- Walter Kintsch
- Professor Emeritus
- PhD 1960, University of Kansas
University of Colorado at Boulder
Boulder, CO 80309
E-mail address: firstname.lastname@example.org
Latent Semantic Analysis is a machine learning procedure that constructs a high-dimensional semantic space from reading a large amount of texts. This semantic space represents the knowledge that LSA has acquired from these texts. (For further information on LSA, see http://lsa.colorado.edu). My current research is concerned with formulating a psychological semantics based on LSA. LSA is a very powerful tool: the meaning of words, as well as sentences or whole texts, can be represented as vectors in the semantic space. Hence they can be manipulated and readily compared with other vectors as well as with human semantic intuitions. However, LSA is only the basis for a semantic theory; it is not the complete theory by itself. LSA accounts for the associative structure of knowledge; what needs to be filled in are the psychological processes that make use of this structure in various ways, thereby creating the rich and complex world of human semantics. I have been particularly interested in the problem of context: words can change their meaning or sense when used in different contexts. In LSA, each word is represented as a single vector, irrespective of how many meanings and senses it has. The Predication Model explores how context sensitive word meanings and senses emerge when words are sued in context. The emergence of word senses can be described by combining the LSA knowledge representation with a constraint-satisfaction model of comprehension (the Construction-Integration model of Kintsch, 1998).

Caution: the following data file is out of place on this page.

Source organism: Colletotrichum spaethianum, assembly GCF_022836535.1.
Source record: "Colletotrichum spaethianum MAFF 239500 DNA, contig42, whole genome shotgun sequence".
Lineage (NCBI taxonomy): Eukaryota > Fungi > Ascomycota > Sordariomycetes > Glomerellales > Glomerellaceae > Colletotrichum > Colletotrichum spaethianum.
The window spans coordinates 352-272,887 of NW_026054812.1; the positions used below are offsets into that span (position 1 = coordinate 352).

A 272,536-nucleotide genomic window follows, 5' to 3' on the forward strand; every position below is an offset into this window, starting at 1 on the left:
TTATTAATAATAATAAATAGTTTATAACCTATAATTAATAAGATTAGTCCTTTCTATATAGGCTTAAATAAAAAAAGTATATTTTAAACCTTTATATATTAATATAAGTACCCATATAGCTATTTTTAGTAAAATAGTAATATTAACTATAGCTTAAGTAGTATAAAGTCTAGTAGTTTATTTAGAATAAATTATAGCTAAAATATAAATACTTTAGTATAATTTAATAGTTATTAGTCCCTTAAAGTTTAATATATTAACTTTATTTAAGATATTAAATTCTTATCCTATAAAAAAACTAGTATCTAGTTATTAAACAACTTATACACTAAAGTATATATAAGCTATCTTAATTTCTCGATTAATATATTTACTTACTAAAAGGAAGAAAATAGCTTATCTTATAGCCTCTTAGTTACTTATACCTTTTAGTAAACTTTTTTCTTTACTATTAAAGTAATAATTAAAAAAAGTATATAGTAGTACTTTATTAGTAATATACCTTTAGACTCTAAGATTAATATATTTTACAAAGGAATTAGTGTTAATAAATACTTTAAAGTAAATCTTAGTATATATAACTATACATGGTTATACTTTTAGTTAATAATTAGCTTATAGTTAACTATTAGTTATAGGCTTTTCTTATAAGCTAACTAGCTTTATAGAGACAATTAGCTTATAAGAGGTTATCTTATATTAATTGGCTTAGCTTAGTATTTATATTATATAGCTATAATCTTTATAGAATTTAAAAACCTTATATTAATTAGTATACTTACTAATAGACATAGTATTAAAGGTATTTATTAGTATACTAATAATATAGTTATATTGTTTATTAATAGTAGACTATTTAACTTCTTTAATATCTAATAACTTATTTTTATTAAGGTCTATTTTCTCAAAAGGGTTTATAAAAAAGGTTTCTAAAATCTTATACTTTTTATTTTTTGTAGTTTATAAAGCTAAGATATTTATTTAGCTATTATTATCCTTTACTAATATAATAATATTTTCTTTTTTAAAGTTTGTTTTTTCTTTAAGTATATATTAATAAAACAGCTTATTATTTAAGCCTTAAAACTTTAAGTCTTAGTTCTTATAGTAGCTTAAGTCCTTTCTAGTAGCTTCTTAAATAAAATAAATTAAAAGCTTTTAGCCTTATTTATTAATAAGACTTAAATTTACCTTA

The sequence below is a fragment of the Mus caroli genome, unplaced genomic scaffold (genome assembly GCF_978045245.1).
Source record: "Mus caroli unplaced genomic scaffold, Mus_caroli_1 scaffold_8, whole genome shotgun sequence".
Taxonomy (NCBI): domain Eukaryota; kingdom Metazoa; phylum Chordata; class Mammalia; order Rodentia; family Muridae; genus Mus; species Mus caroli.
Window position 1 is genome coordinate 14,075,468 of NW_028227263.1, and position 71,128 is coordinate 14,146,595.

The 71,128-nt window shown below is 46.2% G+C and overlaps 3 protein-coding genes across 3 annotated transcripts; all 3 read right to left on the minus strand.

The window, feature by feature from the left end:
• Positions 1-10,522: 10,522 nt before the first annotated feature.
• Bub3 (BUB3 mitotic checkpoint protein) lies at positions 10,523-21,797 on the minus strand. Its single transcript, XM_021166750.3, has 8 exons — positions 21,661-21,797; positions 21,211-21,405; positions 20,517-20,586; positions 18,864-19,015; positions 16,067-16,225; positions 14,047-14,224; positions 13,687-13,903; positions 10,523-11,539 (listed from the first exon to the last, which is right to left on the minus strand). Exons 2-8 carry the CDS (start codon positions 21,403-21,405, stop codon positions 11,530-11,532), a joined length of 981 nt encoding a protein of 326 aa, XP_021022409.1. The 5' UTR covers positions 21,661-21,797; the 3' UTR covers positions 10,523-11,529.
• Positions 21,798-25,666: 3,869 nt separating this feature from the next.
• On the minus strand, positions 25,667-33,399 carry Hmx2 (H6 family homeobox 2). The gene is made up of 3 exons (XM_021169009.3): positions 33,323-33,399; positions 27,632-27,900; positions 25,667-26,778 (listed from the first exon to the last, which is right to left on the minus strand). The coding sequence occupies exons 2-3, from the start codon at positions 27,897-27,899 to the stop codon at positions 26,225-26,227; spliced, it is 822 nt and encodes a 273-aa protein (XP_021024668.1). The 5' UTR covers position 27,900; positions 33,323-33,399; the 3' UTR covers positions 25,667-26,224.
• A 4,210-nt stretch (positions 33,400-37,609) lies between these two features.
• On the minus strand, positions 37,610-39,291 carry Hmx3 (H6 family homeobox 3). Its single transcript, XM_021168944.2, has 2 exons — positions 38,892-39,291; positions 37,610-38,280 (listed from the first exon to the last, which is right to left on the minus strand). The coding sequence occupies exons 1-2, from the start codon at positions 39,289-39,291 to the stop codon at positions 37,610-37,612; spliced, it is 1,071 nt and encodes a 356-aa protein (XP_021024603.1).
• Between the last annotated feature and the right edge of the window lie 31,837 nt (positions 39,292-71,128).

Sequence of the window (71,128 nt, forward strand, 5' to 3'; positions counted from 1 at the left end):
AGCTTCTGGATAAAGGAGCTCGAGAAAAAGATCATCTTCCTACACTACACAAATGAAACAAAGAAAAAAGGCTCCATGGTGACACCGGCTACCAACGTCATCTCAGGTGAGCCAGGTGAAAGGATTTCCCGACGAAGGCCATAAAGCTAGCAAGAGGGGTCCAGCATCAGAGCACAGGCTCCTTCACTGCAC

Kintsch, W. (in press) Musings about beauty. Cognitive Science. [pdf]
Kintsch, W. & Mangalath, P. (2011) The construction of meaning. Topics in Cognitive Science, 3, 346-370. [pdf]
Kintsch, W. (2009) Learning and constructivism. In S. Tobias & T. M. Duffy (Eds.) Constructivist Instruction: Success or failure? New York: Routledge. Pp. 223-241. [pdf]
Kintsch, W. (2008) Symbol systems and perceptual representations. In M. De Vega, A. Glenberg, & A. Graesser (Eds.) Symbols and Embodiment. Oxford: Oxford Univ. Press. Pp. 145-164. [pdf]
Kintsch, W. (2004) The Construction-Integration model of text comprehension and its implications for instruction. In R. Ruddell & N. Unrau (Eds.) Theroretiocal Models and Processes of Reading. 5th Edition, International Reading Association.
Kintsch, W. (2001) Predication. Cognitive Science, 25, 173-202.
Kintsch, W. (2000) Metaphor comprehension: A computational theory. Psychonomic Bulletin & Review, 7, 257-266.
Kintsch, W., Patel, V., Ericsson, K. A. (1999) The role of Long-term working memory in text comprehension. Psychologia, 42, 186-198.
Kintsch, W. (1998) Comprehension: A paradigm for cognition. New York: Cambridge University Press.
Ericsson, K. A. & Kintsch, W. (1995) Long-term working memory. Psychological Review, 102, 211-245.